1. The multiple, mass lockdowns imposed in the states affected the livelihood very closely and significantly.
  2. In this phase of the epidemic, examples of child’s issues were found across the state, but the plight of migrant workers crossing the border of the states in the previous phase was not seen. However, this time, the problem of food production etc. dominated the village on the return of the migrants during the farming season.

Also, due to the lack of face-to-face interviews on issues of children and women in the states, the situation is not being assessed properly.

Therefore, in the context of the above-mentioned effects, Shri Das stressed on the role of all civil society and non-governmental organisations for a speedy resolution and expressed the expectation of their cooperation. He also expressed concern over children’s education being badly affected during the pandemic, saying that it is seriously pushing their development towards oblivion. Apart from this, prenatal health services for pregnant women in rural areas remained stable during this period.

Moreover, the provisional level report on MGNREGA and PDS in the state has not been published yet, which has hindered the assessment of social security schemes. More serious problem remain in the tribal areas in the state.

At the same time, the reach of Divyangjan, old-age pension schemes is only 2-3% at the village level and the reach of the Maternity Security Benefit Scheme is slightly less, which is less than 50%.

In this sequence, it was told that they are discussing the information and issues related to the important role of the Panchayati Raj institution in the Bastar region. At the same time, appealing for public cooperation to improve awareness of security schemes, he said that all of us various stakeholder groups are just like a pearl in this “ocean of society” whose sole purpose is to prosper and enrich the society.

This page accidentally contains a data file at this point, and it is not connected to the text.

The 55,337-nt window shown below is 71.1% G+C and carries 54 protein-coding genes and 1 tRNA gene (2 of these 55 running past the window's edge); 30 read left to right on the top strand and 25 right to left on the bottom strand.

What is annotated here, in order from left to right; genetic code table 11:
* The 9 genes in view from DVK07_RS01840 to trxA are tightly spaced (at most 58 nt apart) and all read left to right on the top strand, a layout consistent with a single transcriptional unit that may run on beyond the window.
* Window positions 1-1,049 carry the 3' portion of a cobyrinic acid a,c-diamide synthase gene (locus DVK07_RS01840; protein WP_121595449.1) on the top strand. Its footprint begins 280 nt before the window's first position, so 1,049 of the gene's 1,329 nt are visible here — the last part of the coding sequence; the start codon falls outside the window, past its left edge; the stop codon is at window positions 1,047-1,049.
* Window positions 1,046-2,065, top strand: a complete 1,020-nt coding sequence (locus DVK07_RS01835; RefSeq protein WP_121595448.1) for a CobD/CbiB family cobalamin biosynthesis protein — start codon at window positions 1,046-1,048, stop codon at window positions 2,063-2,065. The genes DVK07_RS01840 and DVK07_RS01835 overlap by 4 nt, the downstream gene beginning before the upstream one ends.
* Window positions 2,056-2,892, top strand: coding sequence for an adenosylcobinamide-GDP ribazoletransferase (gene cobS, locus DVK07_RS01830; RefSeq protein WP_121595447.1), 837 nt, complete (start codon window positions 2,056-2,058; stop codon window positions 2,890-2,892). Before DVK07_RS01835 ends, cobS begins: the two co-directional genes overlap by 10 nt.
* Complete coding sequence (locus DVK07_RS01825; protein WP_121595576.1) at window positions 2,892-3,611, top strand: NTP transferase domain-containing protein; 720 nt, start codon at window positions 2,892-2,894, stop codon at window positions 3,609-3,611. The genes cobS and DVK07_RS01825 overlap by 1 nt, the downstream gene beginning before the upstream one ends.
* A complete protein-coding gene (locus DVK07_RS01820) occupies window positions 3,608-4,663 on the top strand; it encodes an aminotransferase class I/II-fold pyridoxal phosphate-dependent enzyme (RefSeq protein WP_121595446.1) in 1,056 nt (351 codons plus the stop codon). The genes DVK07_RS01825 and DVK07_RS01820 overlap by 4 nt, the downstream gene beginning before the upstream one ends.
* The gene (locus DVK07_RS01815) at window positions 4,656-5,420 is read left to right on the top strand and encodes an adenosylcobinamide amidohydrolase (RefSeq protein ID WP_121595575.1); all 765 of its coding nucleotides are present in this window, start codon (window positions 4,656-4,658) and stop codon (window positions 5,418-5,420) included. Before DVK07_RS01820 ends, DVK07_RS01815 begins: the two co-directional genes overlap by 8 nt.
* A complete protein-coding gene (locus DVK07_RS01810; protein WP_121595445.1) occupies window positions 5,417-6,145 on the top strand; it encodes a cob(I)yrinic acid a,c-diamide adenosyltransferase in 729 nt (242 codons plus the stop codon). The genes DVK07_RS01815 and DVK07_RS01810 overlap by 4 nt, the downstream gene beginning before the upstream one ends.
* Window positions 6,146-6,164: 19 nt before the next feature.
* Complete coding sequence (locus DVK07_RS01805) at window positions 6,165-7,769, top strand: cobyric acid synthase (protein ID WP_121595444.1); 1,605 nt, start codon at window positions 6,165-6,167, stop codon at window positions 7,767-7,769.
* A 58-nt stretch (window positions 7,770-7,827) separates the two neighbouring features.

A Global Calamity

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Another speaker, Shri Shyamsunder Yadav of Lok Shakti Samiti started his ideas by referring to the economic background of Chhattisgarh. He said that undoubtedly, the state has an abundance of resources (industrial and mineral, energy and steel industries etc.), but with many challenges.

During the second wave of Covid, it was seen that in both the urban and rural areas of the state, whole families were in case of infection of even one family member. So, in this direction, there is a need to analyse such cases in two forms for the correct assessment of data. What is needed is an overview of the situation before and after Covid etc.

In this context, he suggested an appeal for the cooperation of volunteers, including women groups, communities and gram panchayats under the State Rural Livelihoods Mission (SRLM) in these rural areas (for example, increasing the infection rate by adopting the target of screening 300 villages).

He commented on controlling the rate to some extent to avoid human damage and talked about the insensitivity of the efforts of the district administration in the second wave of the pandemic.